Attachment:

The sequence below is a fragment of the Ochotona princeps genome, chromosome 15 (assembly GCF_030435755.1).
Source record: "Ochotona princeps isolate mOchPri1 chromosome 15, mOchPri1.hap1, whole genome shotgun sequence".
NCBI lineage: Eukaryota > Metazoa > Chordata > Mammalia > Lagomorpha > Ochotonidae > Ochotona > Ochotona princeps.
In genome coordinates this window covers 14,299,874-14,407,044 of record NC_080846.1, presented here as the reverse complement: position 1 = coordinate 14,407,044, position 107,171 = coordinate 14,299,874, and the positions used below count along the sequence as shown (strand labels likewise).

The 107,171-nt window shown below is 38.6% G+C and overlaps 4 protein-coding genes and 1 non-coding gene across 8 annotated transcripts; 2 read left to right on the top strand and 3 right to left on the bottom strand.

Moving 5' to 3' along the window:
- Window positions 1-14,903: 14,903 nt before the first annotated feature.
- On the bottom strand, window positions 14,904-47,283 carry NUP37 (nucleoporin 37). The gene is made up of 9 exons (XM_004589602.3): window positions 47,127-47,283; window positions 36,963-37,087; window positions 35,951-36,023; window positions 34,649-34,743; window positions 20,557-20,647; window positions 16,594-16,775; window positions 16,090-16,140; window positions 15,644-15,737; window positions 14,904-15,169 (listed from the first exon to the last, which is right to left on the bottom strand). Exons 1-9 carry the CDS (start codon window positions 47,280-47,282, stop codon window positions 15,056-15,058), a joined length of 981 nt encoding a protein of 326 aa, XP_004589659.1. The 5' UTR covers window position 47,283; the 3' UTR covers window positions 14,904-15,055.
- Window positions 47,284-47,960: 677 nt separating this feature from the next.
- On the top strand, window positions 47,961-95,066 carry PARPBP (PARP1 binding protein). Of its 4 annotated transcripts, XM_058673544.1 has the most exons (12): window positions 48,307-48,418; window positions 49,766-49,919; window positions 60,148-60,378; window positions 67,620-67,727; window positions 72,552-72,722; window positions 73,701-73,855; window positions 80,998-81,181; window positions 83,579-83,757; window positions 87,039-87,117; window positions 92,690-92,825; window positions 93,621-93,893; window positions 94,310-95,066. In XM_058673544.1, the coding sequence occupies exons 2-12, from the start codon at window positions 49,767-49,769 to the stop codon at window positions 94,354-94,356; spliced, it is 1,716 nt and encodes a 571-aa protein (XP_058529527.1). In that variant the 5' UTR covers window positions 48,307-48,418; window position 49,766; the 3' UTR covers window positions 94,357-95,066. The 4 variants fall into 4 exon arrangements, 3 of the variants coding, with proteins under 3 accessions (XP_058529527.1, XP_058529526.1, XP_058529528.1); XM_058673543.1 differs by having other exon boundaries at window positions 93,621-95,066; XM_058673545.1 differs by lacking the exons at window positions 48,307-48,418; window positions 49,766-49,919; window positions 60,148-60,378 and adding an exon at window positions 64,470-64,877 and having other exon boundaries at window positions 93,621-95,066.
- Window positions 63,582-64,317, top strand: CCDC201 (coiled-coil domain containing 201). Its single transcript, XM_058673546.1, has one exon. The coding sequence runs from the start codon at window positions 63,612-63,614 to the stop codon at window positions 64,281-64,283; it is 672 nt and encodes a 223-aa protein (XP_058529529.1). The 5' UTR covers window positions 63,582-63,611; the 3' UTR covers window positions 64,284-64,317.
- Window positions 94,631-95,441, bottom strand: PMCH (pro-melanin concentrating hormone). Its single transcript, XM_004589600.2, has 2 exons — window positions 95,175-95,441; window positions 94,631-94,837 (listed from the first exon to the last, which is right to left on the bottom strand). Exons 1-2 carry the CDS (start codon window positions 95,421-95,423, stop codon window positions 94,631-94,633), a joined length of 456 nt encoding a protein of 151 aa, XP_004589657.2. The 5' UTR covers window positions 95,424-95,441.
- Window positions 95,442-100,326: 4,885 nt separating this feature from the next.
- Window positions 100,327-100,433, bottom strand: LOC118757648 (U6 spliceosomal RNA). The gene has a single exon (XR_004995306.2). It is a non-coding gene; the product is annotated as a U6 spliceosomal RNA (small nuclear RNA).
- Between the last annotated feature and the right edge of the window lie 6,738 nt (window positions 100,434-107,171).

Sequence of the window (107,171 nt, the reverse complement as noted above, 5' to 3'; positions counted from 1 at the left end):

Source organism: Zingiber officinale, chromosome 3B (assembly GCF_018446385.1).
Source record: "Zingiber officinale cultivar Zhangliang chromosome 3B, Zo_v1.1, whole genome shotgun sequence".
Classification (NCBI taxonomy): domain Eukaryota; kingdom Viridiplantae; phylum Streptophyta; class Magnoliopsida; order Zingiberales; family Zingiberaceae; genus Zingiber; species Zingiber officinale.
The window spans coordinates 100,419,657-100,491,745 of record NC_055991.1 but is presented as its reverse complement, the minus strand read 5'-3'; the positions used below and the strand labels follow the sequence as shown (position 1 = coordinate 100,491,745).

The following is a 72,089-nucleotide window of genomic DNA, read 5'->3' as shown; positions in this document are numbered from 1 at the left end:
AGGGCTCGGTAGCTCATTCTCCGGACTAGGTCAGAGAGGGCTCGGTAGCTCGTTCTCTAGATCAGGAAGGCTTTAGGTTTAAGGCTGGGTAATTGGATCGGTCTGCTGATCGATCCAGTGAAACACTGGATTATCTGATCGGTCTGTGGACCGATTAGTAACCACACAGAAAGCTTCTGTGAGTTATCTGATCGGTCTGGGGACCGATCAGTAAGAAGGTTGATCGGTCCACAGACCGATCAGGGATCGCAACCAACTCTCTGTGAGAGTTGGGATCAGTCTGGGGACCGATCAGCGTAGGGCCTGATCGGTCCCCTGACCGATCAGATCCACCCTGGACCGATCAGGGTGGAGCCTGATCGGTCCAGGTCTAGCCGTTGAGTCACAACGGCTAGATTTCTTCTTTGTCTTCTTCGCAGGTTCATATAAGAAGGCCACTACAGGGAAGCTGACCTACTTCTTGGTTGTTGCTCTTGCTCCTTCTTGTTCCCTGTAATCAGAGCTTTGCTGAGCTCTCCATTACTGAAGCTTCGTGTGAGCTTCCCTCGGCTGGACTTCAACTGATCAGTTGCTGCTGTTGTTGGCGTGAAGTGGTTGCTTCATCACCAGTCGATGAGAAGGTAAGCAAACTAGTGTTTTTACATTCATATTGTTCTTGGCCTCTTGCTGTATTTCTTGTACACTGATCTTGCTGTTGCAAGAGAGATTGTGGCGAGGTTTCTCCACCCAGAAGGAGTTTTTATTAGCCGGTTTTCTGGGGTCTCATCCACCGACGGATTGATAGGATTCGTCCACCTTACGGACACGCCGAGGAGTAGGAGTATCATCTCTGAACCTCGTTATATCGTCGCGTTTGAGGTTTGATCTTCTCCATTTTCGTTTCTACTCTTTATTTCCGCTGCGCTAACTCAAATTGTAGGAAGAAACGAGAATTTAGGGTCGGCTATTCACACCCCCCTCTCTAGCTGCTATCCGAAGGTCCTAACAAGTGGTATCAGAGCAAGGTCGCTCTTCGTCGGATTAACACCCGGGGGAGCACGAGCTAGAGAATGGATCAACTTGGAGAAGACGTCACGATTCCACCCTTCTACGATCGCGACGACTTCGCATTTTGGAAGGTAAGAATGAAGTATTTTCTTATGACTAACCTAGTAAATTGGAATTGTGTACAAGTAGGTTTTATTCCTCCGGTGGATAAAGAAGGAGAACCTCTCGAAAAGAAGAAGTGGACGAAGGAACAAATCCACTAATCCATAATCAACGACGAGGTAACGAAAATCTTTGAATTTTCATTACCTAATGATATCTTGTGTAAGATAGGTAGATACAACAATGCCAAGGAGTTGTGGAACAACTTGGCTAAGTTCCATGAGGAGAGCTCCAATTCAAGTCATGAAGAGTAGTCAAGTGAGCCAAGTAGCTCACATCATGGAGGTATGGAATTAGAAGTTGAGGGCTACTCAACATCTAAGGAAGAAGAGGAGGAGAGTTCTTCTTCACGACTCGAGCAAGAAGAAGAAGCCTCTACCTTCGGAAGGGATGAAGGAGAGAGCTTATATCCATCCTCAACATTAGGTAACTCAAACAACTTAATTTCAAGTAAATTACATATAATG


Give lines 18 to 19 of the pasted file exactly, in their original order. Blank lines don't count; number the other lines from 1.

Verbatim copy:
Source record: "Zingiber officinale cultivar Zhangliang chromosome 3B, Zo_v1.1, whole genome shotgun sequence".
Classification (NCBI taxonomy): domain Eukaryota; kingdom Viridiplantae; phylum Streptophyta; class Magnoliopsida; order Zingiberales; family Zingiberaceae; genus Zingiber; species Zingiber officinale.